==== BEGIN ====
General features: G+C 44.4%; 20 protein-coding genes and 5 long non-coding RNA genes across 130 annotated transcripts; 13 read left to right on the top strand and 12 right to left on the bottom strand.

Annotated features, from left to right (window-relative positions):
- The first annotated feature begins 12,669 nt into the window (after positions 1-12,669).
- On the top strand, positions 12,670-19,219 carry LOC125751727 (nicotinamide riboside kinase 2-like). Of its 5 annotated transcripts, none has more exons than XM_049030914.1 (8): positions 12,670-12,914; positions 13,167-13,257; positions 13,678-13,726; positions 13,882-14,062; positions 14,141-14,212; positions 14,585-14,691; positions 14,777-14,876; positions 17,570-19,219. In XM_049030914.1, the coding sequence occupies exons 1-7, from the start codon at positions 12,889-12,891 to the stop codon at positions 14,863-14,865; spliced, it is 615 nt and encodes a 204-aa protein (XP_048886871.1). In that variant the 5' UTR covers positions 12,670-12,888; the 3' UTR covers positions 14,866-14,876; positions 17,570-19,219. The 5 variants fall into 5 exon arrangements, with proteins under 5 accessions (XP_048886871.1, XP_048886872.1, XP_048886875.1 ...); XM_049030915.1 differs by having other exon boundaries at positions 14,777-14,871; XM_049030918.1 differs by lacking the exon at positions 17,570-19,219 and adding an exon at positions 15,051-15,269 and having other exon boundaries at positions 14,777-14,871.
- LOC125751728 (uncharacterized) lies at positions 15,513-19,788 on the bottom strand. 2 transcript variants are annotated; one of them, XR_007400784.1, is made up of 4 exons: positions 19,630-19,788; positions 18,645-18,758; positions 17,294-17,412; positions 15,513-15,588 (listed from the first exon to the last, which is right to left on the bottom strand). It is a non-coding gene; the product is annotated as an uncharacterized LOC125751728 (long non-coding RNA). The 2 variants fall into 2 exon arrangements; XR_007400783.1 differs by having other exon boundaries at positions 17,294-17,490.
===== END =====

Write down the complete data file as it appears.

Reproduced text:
General features: G+C 44.4%; 20 protein-coding genes and 5 long non-coding RNA genes across 130 annotated transcripts; 13 read left to right on the top strand and 12 right to left on the bottom strand.

Annotated features, from left to right (window-relative positions):
- The first annotated feature begins 12,669 nt into the window (after positions 1-12,669).
- On the top strand, positions 12,670-19,219 carry LOC125751727 (nicotinamide riboside kinase 2-like). Of its 5 annotated transcripts, none has more exons than XM_049030914.1 (8): positions 12,670-12,914; positions 13,167-13,257; positions 13,678-13,726; positions 13,882-14,062; positions 14,141-14,212; positions 14,585-14,691; positions 14,777-14,876; positions 17,570-19,219. In XM_049030914.1, the coding sequence occupies exons 1-7, from the start codon at positions 12,889-12,891 to the stop codon at positions 14,863-14,865; spliced, it is 615 nt and encodes a 204-aa protein (XP_048886871.1). In that variant the 5' UTR covers positions 12,670-12,888; the 3' UTR covers positions 14,866-14,876; positions 17,570-19,219. The 5 variants fall into 5 exon arrangements, with proteins under 5 accessions (XP_048886871.1, XP_048886872.1, XP_048886875.1 ...); XM_049030915.1 differs by having other exon boundaries at positions 14,777-14,871; XM_049030918.1 differs by lacking the exon at positions 17,570-19,219 and adding an exon at positions 15,051-15,269 and having other exon boundaries at positions 14,777-14,871.
- LOC125751728 (uncharacterized) lies at positions 15,513-19,788 on the bottom strand. 2 transcript variants are annotated; one of them, XR_007400784.1, is made up of 4 exons: positions 19,630-19,788; positions 18,645-18,758; positions 17,294-17,412; positions 15,513-15,588 (listed from the first exon to the last, which is right to left on the bottom strand). It is a non-coding gene; the product is annotated as an uncharacterized LOC125751728 (long non-coding RNA). The 2 variants fall into 2 exon arrangements; XR_007400783.1 differs by having other exon boundaries at positions 17,294-17,490.